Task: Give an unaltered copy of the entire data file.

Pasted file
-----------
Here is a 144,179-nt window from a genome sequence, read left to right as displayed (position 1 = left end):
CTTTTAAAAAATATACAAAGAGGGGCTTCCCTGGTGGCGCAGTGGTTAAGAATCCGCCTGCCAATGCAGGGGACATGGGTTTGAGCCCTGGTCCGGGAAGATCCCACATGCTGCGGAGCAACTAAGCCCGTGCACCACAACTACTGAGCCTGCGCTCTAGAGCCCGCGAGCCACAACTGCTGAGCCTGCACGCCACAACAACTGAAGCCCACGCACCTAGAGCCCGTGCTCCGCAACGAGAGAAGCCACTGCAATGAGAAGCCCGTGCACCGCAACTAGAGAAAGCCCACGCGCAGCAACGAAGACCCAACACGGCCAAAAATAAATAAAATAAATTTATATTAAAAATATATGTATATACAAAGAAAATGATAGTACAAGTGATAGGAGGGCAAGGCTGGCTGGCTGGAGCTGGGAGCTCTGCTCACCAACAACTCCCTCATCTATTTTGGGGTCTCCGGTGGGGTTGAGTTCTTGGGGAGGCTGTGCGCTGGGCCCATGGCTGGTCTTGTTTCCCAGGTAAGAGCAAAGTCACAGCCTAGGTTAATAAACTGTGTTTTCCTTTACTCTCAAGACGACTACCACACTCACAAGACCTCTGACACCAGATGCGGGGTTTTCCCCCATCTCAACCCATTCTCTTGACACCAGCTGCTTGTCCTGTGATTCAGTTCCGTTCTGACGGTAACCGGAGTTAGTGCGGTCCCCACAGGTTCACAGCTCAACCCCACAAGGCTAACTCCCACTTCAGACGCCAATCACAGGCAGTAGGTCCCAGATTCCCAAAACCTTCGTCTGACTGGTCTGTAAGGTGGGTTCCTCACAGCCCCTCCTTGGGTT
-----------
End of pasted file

Here is a 144,179-nt window from a genome sequence, read left to right as displayed (position 1 = left end):
CTTTTAAAAAATATACAAAGAGGGGCTTCCCTGGTGGCGCAGTGGTTAAGAATCCGCCTGCCAATGCAGGGGACATGGGTTTGAGCCCTGGTCCGGGAAGATCCCACATGCTGCGGAGCAACTAAGCCCGTGCACCACAACTACTGAGCCTGCGCTCTAGAGCCCGCGAGCCACAACTGCTGAGCCTGCACGCCACAACAACTGAAGCCCACGCACCTAGAGCCCGTGCTCCGCAACGAGAGAAGCCACTGCAATGAGAAGCCCGTGCACCGCAACTAGAGAAAGCCCACGCGCAGCAACGAAGACCCAACACGGCCAAAAATAAATAAAATAAATTTATATTAAAAATATATGTATATACAAAGAAAATGATAGTACAAGTGATAGGAGGGCAAGGCTGGCTGGCTGGAGCTGGGAGCTCTGCTCACCAACAACTCCCTCATCTATTTTGGGGTCTCCGGTGGGGTTGAGTTCTTGGGGAGGCTGTGCGCTGGGCCCATGGCTGGTCTTGTTTCCCAGGTAAGAGCAAAGTCACAGCCTAGGTTAATAAACTGTGTTTTCCTTTACTCTCAAGACGACTACCACACTCACAAGACCTCTGACACCAGATGCGGGGTTTTCCCCCATCTCAACCCATTCTCTTGACACCAGCTGCTTGTCCTGTGATTCAGTTCCGTTCTGACGGTAACCGGAGTTAGTGCGGTCCCCACAGGTTCACAGCTCAACCCCACAAGGCTAACTCCCACTTCAGACGCCAATCACAGGCAGTAGGTCCCAGATTCCCAAAACCTTCGTCTGACTGGTCTGTAAGGTGGGTTCCTCACAGCCCCTCCTTGGGTT